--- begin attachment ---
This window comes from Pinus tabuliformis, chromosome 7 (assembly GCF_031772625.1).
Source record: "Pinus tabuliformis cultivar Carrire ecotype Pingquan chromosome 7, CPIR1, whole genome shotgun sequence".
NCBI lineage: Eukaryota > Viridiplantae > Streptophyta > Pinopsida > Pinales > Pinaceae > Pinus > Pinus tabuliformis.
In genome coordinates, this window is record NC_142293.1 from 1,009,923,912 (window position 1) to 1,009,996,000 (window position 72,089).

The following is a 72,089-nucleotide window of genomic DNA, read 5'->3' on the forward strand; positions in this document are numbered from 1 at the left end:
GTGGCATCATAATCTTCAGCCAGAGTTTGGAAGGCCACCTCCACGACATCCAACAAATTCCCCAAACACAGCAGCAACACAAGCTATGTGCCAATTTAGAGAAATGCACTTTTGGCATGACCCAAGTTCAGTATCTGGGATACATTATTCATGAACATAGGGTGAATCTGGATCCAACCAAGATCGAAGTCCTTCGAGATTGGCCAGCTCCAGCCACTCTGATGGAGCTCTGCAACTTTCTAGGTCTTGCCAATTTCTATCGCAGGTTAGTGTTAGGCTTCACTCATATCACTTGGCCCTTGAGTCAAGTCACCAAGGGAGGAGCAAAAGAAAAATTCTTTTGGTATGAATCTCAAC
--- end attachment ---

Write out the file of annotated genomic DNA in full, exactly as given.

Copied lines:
This window comes from Pinus tabuliformis, chromosome 7 (assembly GCF_031772625.1).
Source record: "Pinus tabuliformis cultivar Carrire ecotype Pingquan chromosome 7, CPIR1, whole genome shotgun sequence".
NCBI lineage: Eukaryota > Viridiplantae > Streptophyta > Pinopsida > Pinales > Pinaceae > Pinus > Pinus tabuliformis.
In genome coordinates, this window is record NC_142293.1 from 1,009,923,912 (window position 1) to 1,009,996,000 (window position 72,089).

The following is a 72,089-nucleotide window of genomic DNA, read 5'->3' on the forward strand; positions in this document are numbered from 1 at the left end:
GTGGCATCATAATCTTCAGCCAGAGTTTGGAAGGCCACCTCCACGACATCCAACAAATTCCCCAAACACAGCAGCAACACAAGCTATGTGCCAATTTAGAGAAATGCACTTTTGGCATGACCCAAGTTCAGTATCTGGGATACATTATTCATGAACATAGGGTGAATCTGGATCCAACCAAGATCGAAGTCCTTCGAGATTGGCCAGCTCCAGCCACTCTGATGGAGCTCTGCAACTTTCTAGGTCTTGCCAATTTCTATCGCAGGTTAGTGTTAGGCTTCACTCATATCACTTGGCCCTTGAGTCAAGTCACCAAGGGAGGAGCAAAAGAAAAATTCTTTTGGTATGAATCTCAAC